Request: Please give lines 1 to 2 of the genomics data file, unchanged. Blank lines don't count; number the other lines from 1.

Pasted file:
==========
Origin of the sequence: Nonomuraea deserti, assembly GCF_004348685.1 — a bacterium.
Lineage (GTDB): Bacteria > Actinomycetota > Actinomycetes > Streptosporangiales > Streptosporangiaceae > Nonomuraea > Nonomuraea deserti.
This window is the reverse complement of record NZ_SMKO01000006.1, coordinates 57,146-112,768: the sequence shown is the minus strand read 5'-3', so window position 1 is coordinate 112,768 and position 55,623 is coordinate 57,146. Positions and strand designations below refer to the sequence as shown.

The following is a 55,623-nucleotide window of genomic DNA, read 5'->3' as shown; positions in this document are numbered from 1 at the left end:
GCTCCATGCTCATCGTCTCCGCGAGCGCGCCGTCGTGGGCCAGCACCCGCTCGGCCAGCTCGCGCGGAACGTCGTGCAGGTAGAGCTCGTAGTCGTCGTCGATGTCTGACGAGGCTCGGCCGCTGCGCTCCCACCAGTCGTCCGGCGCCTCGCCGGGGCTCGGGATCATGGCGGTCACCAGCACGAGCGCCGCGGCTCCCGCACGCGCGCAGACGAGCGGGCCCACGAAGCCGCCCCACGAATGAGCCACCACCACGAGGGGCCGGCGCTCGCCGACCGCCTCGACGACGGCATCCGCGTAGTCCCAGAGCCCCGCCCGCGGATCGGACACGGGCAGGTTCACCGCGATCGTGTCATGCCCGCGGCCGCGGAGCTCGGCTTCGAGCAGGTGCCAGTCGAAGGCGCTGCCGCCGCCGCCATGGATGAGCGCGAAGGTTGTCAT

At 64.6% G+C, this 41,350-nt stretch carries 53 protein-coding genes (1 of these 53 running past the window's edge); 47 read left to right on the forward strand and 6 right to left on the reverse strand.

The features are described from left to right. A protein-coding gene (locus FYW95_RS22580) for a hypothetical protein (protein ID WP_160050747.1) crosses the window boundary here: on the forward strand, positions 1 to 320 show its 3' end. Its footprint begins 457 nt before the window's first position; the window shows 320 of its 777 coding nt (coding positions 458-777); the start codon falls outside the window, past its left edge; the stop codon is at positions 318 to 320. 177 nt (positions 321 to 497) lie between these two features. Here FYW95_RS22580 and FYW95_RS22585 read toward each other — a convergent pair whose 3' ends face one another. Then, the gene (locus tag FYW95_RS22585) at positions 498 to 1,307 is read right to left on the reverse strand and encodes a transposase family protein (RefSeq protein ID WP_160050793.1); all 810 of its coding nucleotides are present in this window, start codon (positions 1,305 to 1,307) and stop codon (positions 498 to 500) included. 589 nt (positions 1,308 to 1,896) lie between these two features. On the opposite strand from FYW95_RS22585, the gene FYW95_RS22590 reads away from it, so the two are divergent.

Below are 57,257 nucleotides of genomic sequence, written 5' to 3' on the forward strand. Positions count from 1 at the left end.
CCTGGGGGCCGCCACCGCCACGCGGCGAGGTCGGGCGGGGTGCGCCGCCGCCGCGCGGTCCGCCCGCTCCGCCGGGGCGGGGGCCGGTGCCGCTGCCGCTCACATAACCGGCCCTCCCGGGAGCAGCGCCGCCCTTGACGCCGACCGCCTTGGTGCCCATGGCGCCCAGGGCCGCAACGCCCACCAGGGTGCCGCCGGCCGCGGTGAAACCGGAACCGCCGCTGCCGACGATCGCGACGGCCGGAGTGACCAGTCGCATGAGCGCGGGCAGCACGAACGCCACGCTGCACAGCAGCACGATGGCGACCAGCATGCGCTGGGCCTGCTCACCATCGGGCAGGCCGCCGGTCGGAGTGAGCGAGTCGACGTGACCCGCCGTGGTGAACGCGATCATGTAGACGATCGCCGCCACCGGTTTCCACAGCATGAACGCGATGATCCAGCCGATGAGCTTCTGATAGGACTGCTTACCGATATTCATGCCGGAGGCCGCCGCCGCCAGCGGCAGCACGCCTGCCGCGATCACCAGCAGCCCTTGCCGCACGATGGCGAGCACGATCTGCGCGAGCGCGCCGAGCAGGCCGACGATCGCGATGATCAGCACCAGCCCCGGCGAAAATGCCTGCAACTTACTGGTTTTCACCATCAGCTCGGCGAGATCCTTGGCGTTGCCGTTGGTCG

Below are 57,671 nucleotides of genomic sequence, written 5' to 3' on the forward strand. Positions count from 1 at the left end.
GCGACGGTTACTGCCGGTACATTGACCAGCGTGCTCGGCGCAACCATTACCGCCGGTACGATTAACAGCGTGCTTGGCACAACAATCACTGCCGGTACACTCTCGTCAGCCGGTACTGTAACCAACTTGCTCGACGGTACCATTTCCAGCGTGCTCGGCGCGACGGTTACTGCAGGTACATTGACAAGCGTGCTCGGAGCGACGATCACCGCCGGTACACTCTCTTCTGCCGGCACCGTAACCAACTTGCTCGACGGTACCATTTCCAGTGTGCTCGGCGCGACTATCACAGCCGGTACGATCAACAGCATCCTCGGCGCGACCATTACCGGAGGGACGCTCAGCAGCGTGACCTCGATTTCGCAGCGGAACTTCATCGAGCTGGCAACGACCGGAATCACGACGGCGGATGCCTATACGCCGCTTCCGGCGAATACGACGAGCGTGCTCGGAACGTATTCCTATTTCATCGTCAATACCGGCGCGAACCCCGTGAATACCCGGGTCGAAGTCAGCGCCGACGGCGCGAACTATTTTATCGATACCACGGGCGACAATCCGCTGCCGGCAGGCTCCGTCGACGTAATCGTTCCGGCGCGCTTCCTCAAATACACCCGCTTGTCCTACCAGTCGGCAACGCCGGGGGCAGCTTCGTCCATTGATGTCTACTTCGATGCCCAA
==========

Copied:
Origin of the sequence: Nonomuraea deserti, assembly GCF_004348685.1 — a bacterium.
Lineage (GTDB): Bacteria > Actinomycetota > Actinomycetes > Streptosporangiales > Streptosporangiaceae > Nonomuraea > Nonomuraea deserti.